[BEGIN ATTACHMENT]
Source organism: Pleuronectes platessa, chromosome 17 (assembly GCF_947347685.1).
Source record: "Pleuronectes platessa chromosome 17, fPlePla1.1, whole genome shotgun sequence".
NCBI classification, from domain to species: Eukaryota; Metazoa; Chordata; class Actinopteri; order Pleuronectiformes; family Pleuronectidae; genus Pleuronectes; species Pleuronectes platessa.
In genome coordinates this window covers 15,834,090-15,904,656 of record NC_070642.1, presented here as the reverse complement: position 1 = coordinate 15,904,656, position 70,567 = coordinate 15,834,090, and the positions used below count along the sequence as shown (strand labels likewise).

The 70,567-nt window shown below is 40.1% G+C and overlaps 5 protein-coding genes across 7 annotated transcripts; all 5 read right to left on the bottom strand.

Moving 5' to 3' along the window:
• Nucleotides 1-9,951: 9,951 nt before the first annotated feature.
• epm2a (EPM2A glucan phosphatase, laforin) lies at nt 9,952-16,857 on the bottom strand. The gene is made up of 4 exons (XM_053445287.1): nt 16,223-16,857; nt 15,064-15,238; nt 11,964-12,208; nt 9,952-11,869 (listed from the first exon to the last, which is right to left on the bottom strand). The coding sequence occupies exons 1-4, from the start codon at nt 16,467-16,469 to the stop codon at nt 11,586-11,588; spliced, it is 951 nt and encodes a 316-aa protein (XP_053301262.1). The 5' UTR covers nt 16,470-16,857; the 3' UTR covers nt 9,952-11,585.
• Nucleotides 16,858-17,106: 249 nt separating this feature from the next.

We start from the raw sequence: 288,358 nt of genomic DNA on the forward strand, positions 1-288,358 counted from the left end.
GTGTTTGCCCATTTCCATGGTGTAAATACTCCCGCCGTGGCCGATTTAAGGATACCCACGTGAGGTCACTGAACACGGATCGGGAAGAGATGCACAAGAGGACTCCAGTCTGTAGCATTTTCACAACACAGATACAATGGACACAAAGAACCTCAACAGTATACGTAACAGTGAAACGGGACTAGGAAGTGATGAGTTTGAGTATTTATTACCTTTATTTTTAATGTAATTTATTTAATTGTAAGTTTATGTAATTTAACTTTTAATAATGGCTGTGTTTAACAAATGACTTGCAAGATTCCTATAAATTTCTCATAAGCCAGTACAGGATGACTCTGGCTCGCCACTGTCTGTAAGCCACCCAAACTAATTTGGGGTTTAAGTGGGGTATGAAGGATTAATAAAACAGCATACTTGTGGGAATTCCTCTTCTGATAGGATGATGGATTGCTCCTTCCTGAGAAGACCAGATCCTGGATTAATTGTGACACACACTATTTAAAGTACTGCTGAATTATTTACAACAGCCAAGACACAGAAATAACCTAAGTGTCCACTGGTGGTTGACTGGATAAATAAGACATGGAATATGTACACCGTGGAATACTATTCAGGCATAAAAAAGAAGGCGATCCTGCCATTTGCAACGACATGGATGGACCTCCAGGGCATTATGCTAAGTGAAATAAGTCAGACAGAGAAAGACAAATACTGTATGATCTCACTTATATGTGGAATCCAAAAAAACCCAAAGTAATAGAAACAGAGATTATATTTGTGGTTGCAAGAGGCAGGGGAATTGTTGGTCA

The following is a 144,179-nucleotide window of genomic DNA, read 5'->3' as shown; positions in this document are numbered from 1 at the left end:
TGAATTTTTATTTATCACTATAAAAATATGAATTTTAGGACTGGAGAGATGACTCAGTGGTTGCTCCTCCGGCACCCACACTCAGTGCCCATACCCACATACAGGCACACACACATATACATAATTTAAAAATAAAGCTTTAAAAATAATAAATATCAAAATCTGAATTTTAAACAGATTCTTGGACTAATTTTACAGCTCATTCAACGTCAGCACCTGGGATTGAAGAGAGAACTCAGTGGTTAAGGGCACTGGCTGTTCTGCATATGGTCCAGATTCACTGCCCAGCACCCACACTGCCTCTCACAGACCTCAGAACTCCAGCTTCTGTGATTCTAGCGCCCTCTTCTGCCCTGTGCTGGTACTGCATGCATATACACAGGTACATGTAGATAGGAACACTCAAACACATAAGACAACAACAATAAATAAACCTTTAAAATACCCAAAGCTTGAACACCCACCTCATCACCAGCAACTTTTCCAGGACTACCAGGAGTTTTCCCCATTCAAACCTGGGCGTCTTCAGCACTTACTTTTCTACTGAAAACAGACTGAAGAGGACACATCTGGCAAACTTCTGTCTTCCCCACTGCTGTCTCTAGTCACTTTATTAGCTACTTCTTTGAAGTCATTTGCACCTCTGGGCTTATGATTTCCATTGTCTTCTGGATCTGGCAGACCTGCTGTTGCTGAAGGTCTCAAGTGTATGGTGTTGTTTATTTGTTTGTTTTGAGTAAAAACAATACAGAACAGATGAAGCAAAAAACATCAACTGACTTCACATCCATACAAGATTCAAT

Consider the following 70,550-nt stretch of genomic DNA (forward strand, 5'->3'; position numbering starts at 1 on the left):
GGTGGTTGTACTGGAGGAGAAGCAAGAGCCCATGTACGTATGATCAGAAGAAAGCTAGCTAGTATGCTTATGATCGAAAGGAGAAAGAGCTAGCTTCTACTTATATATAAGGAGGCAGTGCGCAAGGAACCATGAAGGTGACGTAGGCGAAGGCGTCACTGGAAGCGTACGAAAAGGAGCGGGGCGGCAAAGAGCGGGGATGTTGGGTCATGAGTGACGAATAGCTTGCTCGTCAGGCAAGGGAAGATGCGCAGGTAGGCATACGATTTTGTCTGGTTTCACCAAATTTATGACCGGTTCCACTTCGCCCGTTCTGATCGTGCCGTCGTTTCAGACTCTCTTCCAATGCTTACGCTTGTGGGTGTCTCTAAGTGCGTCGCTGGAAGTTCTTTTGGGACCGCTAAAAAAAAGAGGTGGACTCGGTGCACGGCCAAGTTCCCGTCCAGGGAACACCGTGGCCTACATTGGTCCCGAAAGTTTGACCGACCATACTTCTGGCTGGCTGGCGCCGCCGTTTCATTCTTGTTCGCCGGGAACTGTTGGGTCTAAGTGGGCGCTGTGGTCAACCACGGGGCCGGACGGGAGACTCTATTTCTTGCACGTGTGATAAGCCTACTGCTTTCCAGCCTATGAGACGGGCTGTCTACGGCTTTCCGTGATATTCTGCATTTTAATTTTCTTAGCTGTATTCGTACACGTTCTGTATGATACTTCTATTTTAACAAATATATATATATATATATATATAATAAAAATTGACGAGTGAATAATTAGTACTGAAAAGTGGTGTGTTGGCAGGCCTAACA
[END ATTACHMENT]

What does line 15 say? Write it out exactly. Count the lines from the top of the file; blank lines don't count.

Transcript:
GGTGGTTGTACTGGAGGAGAAGCAAGAGCCCATGTACGTATGATCAGAAGAAAGCTAGCTAGTATGCTTATGATCGAAAGGAGAAAGAGCTAGCTTCTACTTATATATAAGGAGGCAGTGCGCAAGGAACCATGAAGGTGACGTAGGCGAAGGCGTCACTGGAAGCGTACGAAAAGGAGCGGGGCGGCAAAGAGCGGGGATGTTGGGTCATGAGTGACGAATAGCTTGCTCGTCAGGCAAGGGAAGATGCGCAGGTAGGCATACGATTTTGTCTGGTTTCACCAAATTTATGACCGGTTCCACTTCGCCCGTTCTGATCGTGCCGTCGTTTCAGACTCTCTTCCAATGCTTACGCTTGTGGGTGTCTCTAAGTGCGTCGCTGGAAGTTCTTTTGGGACCGCTAAAAAAAAGAGGTGGACTCGGTGCACGGCCAAGTTCCCGTCCAGGGAACACCGTGGCCTACATTGGTCCCGAAAGTTTGACCGACCATACTTCTGGCTGGCTGGCGCCGCCGTTTCATTCTTGTTCGCCGGGAACTGTTGGGTCTAAGTGGGCGCTGTGGTCAACCACGGGGCCGGACGGGAGACTCTATTTCTTGCACGTGTGATAAGCCTACTGCTTTCCAGCCTATGAGACGGGCTGTCTACGGCTTTCCGTGATATTCTGCATTTTAATTTTCTTAGCTGTATTCGTACACGTTCTGTATGATACTTCTATTTTAACAAATATATATATATATATATATATAATAAAAATTGACGAGTGAATAATTAGTACTGAAAAGTGGTGTGTTGGCAGGCCTAACA